Darren Stevens: There’s life in the old dog yet

There’s an old saying that goes: “Every dog has it’s day” and for Darren Stevens it was definitely his day.

Managing to steal the headlines from a 21 year old who rode to his side’s rescue with a century after they slipped to a perilous position on the opening day is an achievement in itself but this was something quite considerable.

In his 171st first class game this was his first ever five wicket haul as his wobbly medium pacers were seemingly transformed into the cricketing equivalents of hand grenades on a greenish wicket, the type you get in early County season.

Managing to take 5-14 off 12 overs including England’s hero of the winter Alistair Cook and Ravi Bopara was a wonderful effort. But perhaps the real amazing thing is that it has taken Stevens this long to manage such a feat.

Though he is rarely entrusted with the new ball by his captain, he is a capable bowler particularly in One Day cricket which allied to his batting makes him one of County cricket’s top all-rounders. But like all good County pro’s he is wholehearted and ever willing to improve. His form over the past three seasons with Kent are worthy of higher honours, though whether at 34 he will be given an opportunity is a different matter.

But for someone at the opposite end of the scale like Essex’s impressive debutant Reece Topley who at 17 is already causing quite a stir including the wicket of Denly today, here was a lesson from one of County cricket’s wiliest old dogs.

Topley will surely have his day in the months and years ahead of him, but today was the day of one old dog in particular. And as Darren Stevens has shown there’s plenty of life in the old dog yet as Essex found out to their peril.

Glamorgan CCC’s winter of discontent

For all its history and tradition it is unlikely that Glamorgan Cricket Club have endured a more turbulent twenty four hours than that which has hit the club lately.

Losing their captain Jamie Dalrymple and coach Matthew Maynard have potentially left the club in turmoil. But how did it come to this, and what are the reasons behind their departure?

The start of a beautiful friendship

Former batting coach Maynard took over in 2007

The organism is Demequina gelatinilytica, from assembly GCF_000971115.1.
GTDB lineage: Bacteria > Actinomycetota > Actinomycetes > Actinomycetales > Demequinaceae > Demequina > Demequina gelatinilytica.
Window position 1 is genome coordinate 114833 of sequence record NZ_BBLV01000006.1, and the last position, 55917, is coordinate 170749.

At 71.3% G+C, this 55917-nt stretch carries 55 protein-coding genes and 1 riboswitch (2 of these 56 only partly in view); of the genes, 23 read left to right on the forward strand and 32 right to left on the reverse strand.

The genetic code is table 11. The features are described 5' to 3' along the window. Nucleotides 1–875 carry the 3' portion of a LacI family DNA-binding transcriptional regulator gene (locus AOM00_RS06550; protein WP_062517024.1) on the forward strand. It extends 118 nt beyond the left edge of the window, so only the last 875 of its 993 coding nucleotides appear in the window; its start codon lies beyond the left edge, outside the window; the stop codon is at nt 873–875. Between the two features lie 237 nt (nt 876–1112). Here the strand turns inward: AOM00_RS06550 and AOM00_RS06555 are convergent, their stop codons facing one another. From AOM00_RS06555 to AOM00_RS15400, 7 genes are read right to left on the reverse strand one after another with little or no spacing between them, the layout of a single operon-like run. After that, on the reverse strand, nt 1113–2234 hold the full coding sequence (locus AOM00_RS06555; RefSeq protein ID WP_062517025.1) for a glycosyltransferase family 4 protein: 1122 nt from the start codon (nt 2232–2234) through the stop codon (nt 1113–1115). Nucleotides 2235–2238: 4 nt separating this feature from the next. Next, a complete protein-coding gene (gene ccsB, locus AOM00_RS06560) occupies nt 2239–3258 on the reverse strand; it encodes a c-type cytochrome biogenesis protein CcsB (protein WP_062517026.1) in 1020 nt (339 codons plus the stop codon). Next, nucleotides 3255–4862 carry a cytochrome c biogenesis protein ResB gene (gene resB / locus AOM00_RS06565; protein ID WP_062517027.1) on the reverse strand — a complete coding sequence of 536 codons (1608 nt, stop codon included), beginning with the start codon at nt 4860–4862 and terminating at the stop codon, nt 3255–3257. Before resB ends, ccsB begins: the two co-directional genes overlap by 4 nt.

In 2007 Maynard took over at Glamorgan, and the former England batting coach was then joined by Dalrymple in 2008 who immediately made a huge impression at the club, being named Glamorgan’s Player of the Year that season. That summer he was named club captain permanently with Maynard praising his “experience and strong character”.

Building for the Future

Under Maynard, the club adopted a policy aimed more towards developing their own young players, mixed with a sprinkling of seasoned professionals such as Dean Cosker and Robert Croft.

James Harris has thrived under Maynard's tutelage

This proved beneficial with the likes of James Harris, Huw Waters and Tom Maynard developing well. But real progress as a team was slow and in 2008/09 the club finished fifth in Division Two with only two wins, while they made little impression on the Twenty20, Pro40 or Friends Provident competitions.

Under Pressure

After a decent season in 2009, where the club came fifth in the County Championship, both Dalrymple and Maynard signed new deals with the club after the season. However Glamorgan chairman Paul Russell said: “You’re as good as your last set of results. The results have been enormously disappointing and that’s what Matthew and I, and [chief executive] Alan Hamer will be discussing in some detail.”

A season of peaks and troughs

Despite starting the season poorly against Sussex, the team bounced back quickly with victory at Lords against Middlesex, before recording a further four victories by June to put them in a handy position in the Championship, prompting Maynard to declare himself “delighted with the first half of the season.”

Yet the spanner in their works came in the limited-overs competitions which were a priority for the Glamorgan hierarchy. The team struggled to make an impact in the T20 Cup-finishing second bottom in the Southern Group, while worse was to come in the Pro40 where they finished bottom of Group A, below minnows Unicorns.

Meanwhile in the County Championship their form fell away, despite the prolific form of Cosgrove and the excellence of Harris and Allenby, and they were eventually pipped for promotion on the final day by Worcestershire, after drawing three of their last four games.

At the end of the season, Maynard hinted at potential trouble behind the scenes, stating: “How the season is viewed is up to the board as it is them I am answerable to. It will be interesting to get their views, one committee man blanked me and Jamie earlier so that suggests that they’re not too happy.”

Winter of discontent

Initially the winter began well, first with the signing of Graham Wagg from Derbyshire, plus the announcement of new deals for Harris, Tom Maynard and Robert Croft. But behind the scenes the club’s management were conducting a stringent review of their performances on the field, led by Colin Metson (more on him later).

Eventually the club came to the decision to remove Dalrymple as captain yesterday and Paul Russell, Glamorgan chairman, said it was made because “the management was under pressure from the committee to improve results.”